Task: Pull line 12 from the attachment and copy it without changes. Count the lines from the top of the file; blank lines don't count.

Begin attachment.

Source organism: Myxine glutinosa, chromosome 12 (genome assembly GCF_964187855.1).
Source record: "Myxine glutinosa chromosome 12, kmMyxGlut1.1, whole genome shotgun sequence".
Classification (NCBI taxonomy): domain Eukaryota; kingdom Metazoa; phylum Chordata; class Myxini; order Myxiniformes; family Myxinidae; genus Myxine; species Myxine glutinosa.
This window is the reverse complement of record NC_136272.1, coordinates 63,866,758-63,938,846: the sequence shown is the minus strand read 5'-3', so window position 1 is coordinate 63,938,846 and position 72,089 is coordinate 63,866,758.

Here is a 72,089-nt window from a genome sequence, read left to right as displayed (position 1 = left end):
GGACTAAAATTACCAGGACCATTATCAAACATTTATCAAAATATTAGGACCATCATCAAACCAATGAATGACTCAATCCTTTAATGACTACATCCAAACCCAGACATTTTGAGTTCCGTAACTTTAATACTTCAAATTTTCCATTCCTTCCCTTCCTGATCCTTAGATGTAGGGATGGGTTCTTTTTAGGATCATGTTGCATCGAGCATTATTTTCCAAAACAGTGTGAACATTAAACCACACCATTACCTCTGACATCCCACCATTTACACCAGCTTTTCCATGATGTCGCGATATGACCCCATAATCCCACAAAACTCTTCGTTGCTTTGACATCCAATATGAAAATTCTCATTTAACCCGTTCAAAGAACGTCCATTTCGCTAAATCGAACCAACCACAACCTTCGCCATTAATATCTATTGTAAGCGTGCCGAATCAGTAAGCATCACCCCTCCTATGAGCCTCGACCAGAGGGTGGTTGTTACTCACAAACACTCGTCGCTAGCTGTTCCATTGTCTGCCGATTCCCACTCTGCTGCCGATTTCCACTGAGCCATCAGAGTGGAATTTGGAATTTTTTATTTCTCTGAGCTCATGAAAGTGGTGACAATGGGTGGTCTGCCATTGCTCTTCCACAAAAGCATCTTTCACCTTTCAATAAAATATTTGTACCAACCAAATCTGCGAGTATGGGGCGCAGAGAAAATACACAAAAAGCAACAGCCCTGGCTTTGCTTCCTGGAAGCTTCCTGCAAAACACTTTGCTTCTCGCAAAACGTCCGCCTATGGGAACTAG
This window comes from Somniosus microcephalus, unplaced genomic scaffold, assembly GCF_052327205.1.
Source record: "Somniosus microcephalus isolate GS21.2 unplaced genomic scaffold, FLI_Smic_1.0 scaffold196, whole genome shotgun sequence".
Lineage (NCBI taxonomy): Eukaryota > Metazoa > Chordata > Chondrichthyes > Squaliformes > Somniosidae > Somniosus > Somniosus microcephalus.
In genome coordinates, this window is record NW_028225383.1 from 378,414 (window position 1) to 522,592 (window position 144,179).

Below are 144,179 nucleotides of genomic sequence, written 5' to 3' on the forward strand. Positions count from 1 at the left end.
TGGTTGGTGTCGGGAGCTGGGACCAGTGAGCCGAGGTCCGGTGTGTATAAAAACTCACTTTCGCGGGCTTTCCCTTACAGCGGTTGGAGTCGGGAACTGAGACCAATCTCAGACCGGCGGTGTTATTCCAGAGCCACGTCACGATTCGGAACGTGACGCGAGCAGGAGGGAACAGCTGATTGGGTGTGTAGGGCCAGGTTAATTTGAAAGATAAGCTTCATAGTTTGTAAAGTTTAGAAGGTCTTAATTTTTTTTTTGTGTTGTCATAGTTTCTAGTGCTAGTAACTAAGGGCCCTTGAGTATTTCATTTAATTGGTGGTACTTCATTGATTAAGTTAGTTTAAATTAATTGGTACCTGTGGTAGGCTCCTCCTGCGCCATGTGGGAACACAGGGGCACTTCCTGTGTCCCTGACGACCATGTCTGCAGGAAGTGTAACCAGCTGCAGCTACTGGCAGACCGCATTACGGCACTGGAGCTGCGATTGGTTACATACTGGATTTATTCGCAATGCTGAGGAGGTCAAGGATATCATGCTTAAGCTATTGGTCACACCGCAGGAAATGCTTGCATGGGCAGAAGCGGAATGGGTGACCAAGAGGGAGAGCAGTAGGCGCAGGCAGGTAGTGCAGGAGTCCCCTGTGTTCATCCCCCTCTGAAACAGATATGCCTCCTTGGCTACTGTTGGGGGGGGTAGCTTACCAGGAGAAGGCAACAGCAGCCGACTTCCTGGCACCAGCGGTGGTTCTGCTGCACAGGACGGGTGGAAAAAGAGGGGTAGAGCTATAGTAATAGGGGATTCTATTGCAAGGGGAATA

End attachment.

TGGTTGGTGTCGGGAGCTGGGACCAGTGAGCCGAGGTCCGGTGTGTATAAAAACTCACTTTCGCGGGCTTTCCCTTACAGCGGTTGGAGTCGGGAACTGAGACCAATCTCAGACCGGCGGTGTTATTCCAGAGCCACGTCACGATTCGGAACGTGACGCGAGCAGGAGGGAACAGCTGATTGGGTGTGTAGGGCCAGGTTAATTTGAAAGATAAGCTTCATAGTTTGTAAAGTTTAGAAGGTCTTAATTTTTTTTTTGTGTTGTCATAGTTTCTAGTGCTAGTAACTAAGGGCCCTTGAGTATTTCATTTAATTGGTGGTACTTCATTGATTAAGTTAGTTTAAATTAATTGGTACCTGTGGTAGGCTCCTCCTGCGCCATGTGGGAACACAGGGGCACTTCCTGTGTCCCTGACGACCATGTCTGCAGGAAGTGTAACCAGCTGCAGCTACTGGCAGACCGCATTACGGCACTGGAGCTGCGATTGGTTACATACTGGATTTATTCGCAATGCTGAGGAGGTCAAGGATATCATGCTTAAGCTATTGGTCACACCGCAGGAAATGCTTGCATGGGCAGAAGCGGAATGGGTGACCAAGAGGGAGAGCAGTAGGCGCAGGCAGGTAGTGCAGGAGTCCCCTGTGTTCATCCCCCTCTGAAACAGATATGCCTCCTTGGCTACTGTTGGGGGGGGTAGCTTACCAGGAGAAGGCAACAGCAGCCGACTTCCTGGCACCAGCGGTGGTTCTGCTGCACAGGACGGGTGGAAAAAGAGGGGTAGAGCTATAGTAATAGGGGATTCTATTGCAAGGGGAATA